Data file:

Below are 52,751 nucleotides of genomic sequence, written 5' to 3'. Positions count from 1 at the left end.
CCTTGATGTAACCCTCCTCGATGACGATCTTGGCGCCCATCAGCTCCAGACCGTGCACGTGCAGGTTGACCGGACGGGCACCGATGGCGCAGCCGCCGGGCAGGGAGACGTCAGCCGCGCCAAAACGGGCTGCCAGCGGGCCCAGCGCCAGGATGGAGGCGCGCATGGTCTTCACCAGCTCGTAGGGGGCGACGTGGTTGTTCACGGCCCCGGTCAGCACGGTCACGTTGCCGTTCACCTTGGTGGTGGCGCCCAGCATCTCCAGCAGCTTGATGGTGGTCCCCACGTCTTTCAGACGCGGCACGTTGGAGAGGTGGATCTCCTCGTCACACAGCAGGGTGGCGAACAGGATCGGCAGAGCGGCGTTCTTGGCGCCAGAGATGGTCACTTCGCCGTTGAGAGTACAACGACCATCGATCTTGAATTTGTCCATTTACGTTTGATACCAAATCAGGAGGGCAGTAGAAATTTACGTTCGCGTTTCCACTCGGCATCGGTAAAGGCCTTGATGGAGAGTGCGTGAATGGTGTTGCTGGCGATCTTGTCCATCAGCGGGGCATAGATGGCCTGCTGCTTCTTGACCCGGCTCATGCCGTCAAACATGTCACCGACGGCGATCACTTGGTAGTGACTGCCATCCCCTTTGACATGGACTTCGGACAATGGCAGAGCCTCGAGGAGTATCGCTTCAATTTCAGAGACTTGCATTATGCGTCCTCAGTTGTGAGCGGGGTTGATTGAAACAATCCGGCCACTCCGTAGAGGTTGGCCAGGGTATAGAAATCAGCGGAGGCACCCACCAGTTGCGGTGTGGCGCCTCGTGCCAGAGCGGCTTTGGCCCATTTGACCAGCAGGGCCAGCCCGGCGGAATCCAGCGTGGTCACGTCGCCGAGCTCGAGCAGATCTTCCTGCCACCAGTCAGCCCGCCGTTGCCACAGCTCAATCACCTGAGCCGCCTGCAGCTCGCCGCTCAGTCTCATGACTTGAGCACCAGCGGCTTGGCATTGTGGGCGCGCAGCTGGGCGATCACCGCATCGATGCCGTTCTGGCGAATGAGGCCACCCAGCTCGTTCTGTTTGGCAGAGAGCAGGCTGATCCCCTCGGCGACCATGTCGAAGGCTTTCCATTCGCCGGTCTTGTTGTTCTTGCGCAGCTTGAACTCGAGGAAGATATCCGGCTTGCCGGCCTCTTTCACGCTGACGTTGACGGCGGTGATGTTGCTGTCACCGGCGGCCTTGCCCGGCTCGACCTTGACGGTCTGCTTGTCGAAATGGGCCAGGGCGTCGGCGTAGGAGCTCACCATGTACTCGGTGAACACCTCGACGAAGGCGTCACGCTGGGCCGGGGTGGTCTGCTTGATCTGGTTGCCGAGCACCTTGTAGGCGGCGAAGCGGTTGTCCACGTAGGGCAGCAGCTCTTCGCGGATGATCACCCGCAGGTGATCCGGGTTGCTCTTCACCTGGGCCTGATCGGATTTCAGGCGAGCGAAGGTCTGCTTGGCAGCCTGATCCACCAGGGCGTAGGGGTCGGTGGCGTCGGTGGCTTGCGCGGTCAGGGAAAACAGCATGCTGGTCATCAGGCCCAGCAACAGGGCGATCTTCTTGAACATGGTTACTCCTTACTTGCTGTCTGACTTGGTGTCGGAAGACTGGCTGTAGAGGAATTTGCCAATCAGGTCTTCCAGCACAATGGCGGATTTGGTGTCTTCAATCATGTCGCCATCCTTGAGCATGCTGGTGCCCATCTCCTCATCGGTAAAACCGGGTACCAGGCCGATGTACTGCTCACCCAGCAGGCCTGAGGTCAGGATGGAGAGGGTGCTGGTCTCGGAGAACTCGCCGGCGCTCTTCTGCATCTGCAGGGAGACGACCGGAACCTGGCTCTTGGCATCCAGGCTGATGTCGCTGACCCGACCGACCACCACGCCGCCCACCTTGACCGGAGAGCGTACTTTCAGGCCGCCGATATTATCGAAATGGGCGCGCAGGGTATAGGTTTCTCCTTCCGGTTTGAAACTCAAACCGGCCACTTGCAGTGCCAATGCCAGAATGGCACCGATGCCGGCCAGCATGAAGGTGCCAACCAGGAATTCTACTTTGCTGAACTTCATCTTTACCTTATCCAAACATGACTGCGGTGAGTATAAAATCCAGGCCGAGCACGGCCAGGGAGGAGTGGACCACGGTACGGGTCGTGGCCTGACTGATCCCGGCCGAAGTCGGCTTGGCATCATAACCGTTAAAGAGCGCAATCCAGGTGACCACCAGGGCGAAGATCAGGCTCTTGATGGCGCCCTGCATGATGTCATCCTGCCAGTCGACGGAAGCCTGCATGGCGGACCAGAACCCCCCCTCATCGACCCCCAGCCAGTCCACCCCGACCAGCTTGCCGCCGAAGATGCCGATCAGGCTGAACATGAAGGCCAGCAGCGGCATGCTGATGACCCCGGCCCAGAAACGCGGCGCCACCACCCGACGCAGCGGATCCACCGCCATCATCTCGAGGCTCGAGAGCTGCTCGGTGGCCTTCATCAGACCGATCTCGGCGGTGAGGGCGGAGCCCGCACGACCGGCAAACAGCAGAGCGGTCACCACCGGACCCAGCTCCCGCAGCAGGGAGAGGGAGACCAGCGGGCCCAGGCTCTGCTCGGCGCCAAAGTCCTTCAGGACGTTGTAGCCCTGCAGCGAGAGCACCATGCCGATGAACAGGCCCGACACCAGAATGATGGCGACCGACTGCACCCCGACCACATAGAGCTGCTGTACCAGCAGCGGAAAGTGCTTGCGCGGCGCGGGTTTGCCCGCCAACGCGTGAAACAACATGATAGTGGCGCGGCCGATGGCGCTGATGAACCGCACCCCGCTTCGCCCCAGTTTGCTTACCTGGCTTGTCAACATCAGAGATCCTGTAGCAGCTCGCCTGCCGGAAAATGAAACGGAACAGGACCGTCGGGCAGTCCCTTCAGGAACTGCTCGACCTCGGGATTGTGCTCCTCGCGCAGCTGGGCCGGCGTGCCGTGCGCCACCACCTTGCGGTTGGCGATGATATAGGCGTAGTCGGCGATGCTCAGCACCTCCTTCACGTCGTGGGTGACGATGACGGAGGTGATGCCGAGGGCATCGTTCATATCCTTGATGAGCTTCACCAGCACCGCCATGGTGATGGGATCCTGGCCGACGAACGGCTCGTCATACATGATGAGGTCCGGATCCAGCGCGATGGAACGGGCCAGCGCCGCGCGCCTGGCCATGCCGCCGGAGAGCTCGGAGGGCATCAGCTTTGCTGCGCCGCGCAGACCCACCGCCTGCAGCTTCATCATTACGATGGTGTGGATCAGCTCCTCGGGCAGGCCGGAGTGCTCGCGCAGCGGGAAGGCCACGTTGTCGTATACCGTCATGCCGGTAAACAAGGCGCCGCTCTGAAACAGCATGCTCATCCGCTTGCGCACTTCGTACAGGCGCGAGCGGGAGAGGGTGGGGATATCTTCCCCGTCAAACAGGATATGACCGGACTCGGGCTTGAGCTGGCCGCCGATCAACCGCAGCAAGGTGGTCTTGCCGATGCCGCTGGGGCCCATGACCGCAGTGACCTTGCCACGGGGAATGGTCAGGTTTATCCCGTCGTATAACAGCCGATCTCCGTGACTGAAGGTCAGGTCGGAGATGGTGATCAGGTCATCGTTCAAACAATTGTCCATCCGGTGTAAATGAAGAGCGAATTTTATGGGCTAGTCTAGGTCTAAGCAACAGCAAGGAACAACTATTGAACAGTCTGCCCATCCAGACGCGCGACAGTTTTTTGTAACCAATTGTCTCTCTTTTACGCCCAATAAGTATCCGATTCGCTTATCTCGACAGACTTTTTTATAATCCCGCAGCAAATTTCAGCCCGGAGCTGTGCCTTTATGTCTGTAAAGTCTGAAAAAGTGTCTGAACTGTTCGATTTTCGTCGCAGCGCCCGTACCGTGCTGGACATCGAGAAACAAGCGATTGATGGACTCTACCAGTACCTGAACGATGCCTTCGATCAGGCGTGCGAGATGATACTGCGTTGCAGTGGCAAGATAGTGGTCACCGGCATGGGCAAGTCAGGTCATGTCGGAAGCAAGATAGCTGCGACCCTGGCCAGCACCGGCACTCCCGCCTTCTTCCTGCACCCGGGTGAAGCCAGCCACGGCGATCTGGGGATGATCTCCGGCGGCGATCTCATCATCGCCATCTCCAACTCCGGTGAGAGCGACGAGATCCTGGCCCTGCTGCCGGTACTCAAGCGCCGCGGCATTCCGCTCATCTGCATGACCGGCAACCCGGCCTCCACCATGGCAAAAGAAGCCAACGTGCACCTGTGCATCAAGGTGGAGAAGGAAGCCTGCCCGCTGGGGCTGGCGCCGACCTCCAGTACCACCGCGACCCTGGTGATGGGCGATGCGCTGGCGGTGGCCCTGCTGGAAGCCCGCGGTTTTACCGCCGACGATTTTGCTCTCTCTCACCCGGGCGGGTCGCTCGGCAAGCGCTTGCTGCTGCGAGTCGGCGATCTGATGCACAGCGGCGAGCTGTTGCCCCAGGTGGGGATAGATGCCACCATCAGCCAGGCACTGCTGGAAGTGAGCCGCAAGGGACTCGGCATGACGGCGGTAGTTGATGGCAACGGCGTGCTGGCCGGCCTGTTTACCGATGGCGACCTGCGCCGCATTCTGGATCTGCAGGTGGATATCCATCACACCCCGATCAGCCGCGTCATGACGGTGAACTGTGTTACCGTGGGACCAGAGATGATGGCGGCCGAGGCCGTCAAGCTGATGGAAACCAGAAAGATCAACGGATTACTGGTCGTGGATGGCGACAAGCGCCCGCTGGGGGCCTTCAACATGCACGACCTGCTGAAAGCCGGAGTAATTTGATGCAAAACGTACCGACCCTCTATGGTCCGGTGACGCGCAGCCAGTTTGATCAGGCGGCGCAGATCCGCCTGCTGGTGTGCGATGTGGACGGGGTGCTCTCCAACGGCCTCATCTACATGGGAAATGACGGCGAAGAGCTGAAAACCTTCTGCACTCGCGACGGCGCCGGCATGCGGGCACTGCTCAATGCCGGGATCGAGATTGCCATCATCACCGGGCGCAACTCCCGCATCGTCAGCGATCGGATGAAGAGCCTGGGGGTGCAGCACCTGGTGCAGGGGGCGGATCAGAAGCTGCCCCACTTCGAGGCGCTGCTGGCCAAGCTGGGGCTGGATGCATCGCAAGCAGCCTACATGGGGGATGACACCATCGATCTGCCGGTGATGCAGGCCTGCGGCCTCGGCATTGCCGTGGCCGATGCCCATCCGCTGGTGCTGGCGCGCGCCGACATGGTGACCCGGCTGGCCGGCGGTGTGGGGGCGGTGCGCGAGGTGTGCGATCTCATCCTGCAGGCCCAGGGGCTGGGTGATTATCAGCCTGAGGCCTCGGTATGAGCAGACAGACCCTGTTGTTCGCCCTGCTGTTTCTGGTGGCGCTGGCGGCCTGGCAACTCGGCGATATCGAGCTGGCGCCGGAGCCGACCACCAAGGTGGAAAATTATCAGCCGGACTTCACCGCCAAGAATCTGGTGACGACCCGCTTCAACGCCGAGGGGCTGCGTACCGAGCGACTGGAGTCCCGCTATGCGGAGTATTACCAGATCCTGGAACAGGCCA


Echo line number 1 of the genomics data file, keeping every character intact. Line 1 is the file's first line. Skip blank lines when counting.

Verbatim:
Below are 52,751 nucleotides of genomic sequence, written 5' to 3'. Positions count from 1 at the left end.